Why I cringe when someone says “of course I’ve never seen an angel, but…”
In the Church of Jesus Christ of Latter-Day Saints we believe in ongoing miracles. It shows up in three of our thirteen articles of faith. Moroni waxes eloquent on the subject. Nephi castigates Laman and Lemuel for asserting that “the Lord maketh no such thing known unto” them. Miracles, visions, and revelations are definitely part of our doctrine.
However, there is a habit among many members of the church to explicitly assume that no one they know witnesses “big” miracles. Some miracles—prayers resulting in knowing what to do, for example—are treated as being almost ordinary. But most other miracles are treated as happening only to “other” people. Phrases like “of course I’ve never seen an angel, but…” and “I’ve never had a vision, but…” preface comments in Sunday School on an almost weekly basis. I recently asked a room of twenty-five elders how many of them believed that someone else in the room had had a doctrinal revelation and only three raised their hands. There is a firm line drawn culturally: promptings and healings happen to us, other miracles happen to “significant people.”
Part of this cultural distinction is due to an important principle illustrated by an experience Lorenzo Snow had in his youth. After receiving a significant doctrinal revelation he “did not teach the doctrine publicly until he knew that the Prophet had taught it.” A personal miracle is, well, personal, and sharing it too freely can be mistaken for boasting, can open one up to ridicule, and can disturb the faith of others.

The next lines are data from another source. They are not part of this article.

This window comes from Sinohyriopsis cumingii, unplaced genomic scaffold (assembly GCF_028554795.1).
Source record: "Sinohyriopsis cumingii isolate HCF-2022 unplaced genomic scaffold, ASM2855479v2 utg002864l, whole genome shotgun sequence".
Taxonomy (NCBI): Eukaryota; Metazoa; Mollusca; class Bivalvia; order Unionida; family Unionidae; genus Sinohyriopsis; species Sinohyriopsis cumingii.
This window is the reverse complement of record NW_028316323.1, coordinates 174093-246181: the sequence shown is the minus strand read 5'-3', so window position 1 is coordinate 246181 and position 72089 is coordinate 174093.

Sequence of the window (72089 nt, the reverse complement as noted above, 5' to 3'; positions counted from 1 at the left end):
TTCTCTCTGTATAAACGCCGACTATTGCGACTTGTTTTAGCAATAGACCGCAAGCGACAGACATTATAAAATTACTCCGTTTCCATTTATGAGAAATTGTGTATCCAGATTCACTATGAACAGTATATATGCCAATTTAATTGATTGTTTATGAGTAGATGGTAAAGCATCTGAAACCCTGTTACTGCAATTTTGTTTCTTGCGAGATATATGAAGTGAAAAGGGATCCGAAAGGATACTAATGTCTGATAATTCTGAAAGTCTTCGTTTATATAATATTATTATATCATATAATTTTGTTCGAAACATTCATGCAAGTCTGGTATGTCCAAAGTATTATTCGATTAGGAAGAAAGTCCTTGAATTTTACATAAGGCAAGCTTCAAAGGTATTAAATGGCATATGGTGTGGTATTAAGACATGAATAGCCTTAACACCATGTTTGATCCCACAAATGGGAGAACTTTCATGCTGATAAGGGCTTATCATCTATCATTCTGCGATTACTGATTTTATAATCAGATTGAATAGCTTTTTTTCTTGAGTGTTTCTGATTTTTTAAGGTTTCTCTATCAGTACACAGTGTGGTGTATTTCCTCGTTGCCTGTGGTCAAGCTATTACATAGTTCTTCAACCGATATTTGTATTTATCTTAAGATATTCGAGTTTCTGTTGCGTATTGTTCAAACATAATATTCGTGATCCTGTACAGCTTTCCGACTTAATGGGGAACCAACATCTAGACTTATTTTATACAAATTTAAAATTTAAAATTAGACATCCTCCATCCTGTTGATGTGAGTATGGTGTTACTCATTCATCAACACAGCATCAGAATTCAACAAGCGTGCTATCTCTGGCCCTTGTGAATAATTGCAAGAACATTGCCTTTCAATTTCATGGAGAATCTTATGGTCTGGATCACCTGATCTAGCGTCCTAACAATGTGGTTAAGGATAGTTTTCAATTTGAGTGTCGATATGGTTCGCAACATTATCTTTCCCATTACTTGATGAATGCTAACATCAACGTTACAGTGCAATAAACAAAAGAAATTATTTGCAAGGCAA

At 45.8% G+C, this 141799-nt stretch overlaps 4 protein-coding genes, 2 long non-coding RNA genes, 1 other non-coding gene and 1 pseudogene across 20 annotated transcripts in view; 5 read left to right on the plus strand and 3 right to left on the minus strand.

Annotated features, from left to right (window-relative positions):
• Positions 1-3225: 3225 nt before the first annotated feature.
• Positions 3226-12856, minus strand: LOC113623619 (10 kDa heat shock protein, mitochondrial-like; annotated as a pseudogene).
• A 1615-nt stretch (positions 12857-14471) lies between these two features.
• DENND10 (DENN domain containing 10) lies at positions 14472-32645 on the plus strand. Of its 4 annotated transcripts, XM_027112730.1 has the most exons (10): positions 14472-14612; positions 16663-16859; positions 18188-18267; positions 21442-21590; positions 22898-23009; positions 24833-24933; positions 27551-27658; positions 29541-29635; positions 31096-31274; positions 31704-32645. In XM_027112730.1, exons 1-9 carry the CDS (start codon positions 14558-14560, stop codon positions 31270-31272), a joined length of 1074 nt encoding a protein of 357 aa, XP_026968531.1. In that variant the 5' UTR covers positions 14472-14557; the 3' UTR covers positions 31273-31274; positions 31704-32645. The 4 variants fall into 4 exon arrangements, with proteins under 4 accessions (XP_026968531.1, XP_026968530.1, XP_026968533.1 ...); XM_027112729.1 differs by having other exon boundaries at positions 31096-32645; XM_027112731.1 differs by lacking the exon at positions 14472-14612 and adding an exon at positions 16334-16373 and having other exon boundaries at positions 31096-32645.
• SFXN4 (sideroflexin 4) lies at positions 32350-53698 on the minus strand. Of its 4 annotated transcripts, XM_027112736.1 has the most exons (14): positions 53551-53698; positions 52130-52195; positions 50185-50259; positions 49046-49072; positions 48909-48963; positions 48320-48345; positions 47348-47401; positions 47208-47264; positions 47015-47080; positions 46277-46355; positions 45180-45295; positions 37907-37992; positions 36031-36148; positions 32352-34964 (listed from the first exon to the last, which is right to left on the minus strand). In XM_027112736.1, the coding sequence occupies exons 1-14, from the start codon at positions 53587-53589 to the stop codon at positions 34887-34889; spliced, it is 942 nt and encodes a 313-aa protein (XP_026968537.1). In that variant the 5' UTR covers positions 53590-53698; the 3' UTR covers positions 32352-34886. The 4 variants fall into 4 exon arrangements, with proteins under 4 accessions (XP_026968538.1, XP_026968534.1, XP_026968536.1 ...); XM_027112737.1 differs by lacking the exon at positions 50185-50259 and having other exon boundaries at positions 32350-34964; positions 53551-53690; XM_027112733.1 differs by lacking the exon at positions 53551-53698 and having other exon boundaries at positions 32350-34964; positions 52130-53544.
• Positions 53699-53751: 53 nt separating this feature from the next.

That sharing revelations too freely can disturb the faith of others deserves some explanation. It is one thing to be given a revelation that helps you understand truth. It is another altogether to be given a revelation and the words to express it that will help anyone who hears it to understand truth. I am convinced that one reason for the Lord’s establishing lines of stewardship and restricting the introduction of new doctrinal understanding to a few ordained prophets it to help curb a proliferation of misunderstood revelations.
A side effect of the hesitation of those who receive “big” miracles to share those revelations with others is a false image of few miracles occurring. With that image of few miracles comes the expectation that miracles are not going to happen. Like Laman and Lemuel, we think we know that “the Lord maketh no such thing [manifest] unto us.” Because we think they don’t happen, we don’t seek them out.
The Lord places no limits on what He will give his faithful followers. Let us drop the unnecessary “I’ve never”s (and especially the incorrect “of course”s!) that we may stop implicitly encouraging others to limit themselves.